I don't know if Dahon's 20" designs preceded or came later than Bike Friday's, who use the same large monotube frame design (though fold much different), I think Dahon came later. But still, they helped pave the way for low cost folders. But with any product, looms the "Business sin of premium pricing". Successful companies debut products at prices that will still be competitive 5 years down the road, otherwise, there is plenty of room for competitors to tool up and undercut your price. Dahon was price competitive with good quality for many years. Their prices doubling over the pandemic was all the competition needed to enter the market, and I'm sure their sales are way down.

Bike Friday, on the other hand, had traditionally been premium priced, but each frame was hand-built-to-order to customer proportions, choice of components, and even powder coated (plastic powder applied under electrostatic charge, then melted on), which allows choice of like a dozen colors, and is more durable. And if you look online, BF is *famous* for their customer service, even after the sale. And yet, Bike Friday held the line on prices over the pandemic. They used to be 4X the cost of a Dahon Speed, though came with 21/24 speeds and not just 7. Now a Bike Friday is only 2X the cost of a Dahon, and still offering superior features, and a 10 year frame warranty. The only reason I haven't bought one is it's a messier fold than a frame-hinge bike. Bike Friday may still hold their niche market, due to custom size, features, and excellent service.

Bromptons have also held the line on price (on "standard" and not "designer" models). But I think that is because they have geared up more in terms of mass production in recent years.

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Old 02-19-24, 06:42 PM
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Originally Posted by Ron Damon
Just came back from the LBS and came across a Tern Verge X11 for $1,450. Just sharin'. 😛



​​​
It's ironic, that a racy bike like that, appears to offer wider gear range than their more pedestrian models that need it more.

That rear derailleur clearance is about as low as I think a production manufacturer will tolerate. I think you can get a rear flat in that RD position and still not scrape, barely. I think I've seen some clever new RDs with 3 pulleys or other innovations to get better clearance on a 20". I think that RD was designed for larger wheel bikes. But 20" has taken off in the market, so I'm optimistic for the future in terms of parts designed specifically for it.
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Old 02-19-24, 06:51 PM
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Originally Posted by Duragrouch
It's ironic, that a racy bike like that, appears to offer wider gear range than their more pedestrian models that need it more.

That rear derailleur clearance is about as low as I think a production manufacturer will tolerate. I think you can get a rear flat in that RD position and still not scrape, barely. I think I've seen some clever new RDs with 3 pulleys or other innovations to get better clearance on a 20". I think that RD was designed for larger wheel bikes. But 20" has taken off in the market, so I'm optimistic for the future in terms of parts designed specifically for it.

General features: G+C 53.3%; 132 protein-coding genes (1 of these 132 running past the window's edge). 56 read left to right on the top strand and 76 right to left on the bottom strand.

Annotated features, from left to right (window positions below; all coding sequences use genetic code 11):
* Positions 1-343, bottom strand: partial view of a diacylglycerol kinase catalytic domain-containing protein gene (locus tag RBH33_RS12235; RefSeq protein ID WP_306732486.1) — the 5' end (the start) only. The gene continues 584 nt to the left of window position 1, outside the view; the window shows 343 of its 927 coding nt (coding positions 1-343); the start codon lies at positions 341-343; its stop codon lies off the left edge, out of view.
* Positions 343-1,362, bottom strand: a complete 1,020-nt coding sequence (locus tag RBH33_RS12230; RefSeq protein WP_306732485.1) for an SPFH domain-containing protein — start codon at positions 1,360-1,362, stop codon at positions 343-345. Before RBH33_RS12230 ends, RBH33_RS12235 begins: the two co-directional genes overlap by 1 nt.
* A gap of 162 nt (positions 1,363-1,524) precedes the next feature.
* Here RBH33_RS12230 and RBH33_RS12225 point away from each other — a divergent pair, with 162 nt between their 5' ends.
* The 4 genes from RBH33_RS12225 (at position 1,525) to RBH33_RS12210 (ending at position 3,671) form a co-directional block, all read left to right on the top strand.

Reportedly, the short, stubby Shimano Zee RD can, though rated to 36T max, span up to 42T. The solution for the future is here today. In fact, it's been here for years.

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Old 02-19-24, 07:02 PM
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Originally Posted by Ron Damon
Reportedly, the short, stubby Shimano Zee RD can, though rated to 36T max, span up to 42T. The solution for the future is here today. In fact, it's been here for years.
Y'know, I heard the Zee mentioned in this regard, but hadn't seen it. In the video, that looks amazing. But I can't yet see why it accomplishes such a feat with ease; The linkage looks completely conventional. However, I think what is typically the "B-screw adjustment", is I think now dynamic in movement, to take up more slack. Yes? Or is that an additional link that didn't even exist before? EDIT: That's exactly what is happening, I couldn't see the link as well, but the rotational angle of the (conventional, angled-parallelogram) linkage clearly changes a lot. They just sprung the B-screw pivot. Brilliant in its simplicity.

Last edited by Duragrouch; 02-19-24 at 07:39 PM.
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Old 02-19-24, 07:14 PM
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Originally Posted by Duragrouch
Y'know, I heard the Zee mentioned in this regard, but hadn't seen it. In the video, that looks amazing. But I can't yet see why it accomplishes such a feat with ease; The linkage looks completely conventional. However, I think what is typically the "B-screw adjustment", is I think now dynamic in movement, to take up more slack. Yes? Or is that an additional link that didn't even exist before?
This is what the Shimano Zee RD-M640-SS part looks like. I should mention that I have been using the Zee RD since 2016. In fact, I am still using that same Zee RD today, almost eight years later. At $60, it ain't cheap, though.